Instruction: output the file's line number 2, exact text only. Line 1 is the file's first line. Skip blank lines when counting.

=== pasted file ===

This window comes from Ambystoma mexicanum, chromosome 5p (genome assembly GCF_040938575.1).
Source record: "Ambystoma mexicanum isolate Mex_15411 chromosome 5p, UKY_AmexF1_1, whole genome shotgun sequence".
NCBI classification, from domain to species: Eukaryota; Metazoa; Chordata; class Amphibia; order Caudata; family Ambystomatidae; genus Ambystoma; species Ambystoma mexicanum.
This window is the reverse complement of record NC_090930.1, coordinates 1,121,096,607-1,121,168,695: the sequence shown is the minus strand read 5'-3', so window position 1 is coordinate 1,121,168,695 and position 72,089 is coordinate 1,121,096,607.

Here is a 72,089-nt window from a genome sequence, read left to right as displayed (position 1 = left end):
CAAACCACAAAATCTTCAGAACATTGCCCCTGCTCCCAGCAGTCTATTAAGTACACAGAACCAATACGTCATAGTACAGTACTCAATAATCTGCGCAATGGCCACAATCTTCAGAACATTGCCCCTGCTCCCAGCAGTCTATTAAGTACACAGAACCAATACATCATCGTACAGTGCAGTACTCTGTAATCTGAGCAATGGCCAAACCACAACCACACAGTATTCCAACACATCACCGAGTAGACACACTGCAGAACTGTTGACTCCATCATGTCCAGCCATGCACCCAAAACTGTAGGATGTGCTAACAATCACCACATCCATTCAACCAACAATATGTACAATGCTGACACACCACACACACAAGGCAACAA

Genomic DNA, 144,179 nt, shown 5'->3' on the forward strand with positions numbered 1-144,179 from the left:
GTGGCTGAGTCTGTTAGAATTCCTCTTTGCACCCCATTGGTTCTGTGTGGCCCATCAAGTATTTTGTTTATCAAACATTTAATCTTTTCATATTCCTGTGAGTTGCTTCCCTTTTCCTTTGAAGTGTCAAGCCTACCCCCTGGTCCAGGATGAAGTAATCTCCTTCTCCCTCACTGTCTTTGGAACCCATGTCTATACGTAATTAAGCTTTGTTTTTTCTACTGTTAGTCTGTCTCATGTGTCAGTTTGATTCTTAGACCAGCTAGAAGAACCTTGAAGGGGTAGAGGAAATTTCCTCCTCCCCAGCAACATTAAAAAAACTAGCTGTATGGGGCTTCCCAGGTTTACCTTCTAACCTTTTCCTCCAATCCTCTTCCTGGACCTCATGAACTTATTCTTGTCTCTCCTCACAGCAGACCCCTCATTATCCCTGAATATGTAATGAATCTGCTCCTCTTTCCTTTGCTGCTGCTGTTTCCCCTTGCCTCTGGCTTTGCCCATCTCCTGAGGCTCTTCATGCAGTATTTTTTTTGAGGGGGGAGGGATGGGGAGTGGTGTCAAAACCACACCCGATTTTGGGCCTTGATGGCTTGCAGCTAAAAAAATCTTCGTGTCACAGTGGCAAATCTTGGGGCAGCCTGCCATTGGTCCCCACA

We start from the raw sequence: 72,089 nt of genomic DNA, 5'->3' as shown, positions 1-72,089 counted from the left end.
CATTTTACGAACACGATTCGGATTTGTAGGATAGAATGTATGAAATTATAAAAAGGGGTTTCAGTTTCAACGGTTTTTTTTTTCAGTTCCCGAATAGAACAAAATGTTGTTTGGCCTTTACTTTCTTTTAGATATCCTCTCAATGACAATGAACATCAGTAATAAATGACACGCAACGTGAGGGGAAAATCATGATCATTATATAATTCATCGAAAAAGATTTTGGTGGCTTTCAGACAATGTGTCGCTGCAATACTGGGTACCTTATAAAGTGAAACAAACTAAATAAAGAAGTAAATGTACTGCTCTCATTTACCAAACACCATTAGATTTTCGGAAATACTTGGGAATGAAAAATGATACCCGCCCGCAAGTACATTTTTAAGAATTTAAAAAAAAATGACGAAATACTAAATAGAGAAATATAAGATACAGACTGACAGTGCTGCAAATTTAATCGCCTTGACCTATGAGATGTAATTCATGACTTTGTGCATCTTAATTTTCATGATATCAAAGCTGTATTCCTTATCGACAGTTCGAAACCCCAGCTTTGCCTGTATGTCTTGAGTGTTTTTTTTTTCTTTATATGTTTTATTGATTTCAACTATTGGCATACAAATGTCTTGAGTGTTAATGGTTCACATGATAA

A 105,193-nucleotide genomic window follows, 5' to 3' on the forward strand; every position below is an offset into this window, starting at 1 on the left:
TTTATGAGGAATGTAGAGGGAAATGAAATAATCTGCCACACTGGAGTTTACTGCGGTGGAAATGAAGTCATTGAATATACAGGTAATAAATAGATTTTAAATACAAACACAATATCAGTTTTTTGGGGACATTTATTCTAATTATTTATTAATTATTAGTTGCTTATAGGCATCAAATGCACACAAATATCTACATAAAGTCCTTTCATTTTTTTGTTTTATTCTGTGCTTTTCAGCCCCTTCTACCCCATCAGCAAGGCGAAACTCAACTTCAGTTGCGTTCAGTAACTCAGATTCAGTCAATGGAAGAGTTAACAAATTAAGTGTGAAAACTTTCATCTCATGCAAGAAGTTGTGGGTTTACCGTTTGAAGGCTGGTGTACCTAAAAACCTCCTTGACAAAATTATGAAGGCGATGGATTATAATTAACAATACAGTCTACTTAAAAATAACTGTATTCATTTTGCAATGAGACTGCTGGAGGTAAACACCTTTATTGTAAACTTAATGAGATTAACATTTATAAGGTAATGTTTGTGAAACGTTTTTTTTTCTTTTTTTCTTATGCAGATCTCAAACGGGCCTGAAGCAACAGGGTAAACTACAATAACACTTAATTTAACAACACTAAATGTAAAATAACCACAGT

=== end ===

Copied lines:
Source record: "Ambystoma mexicanum isolate Mex_15411 chromosome 5p, UKY_AmexF1_1, whole genome shotgun sequence".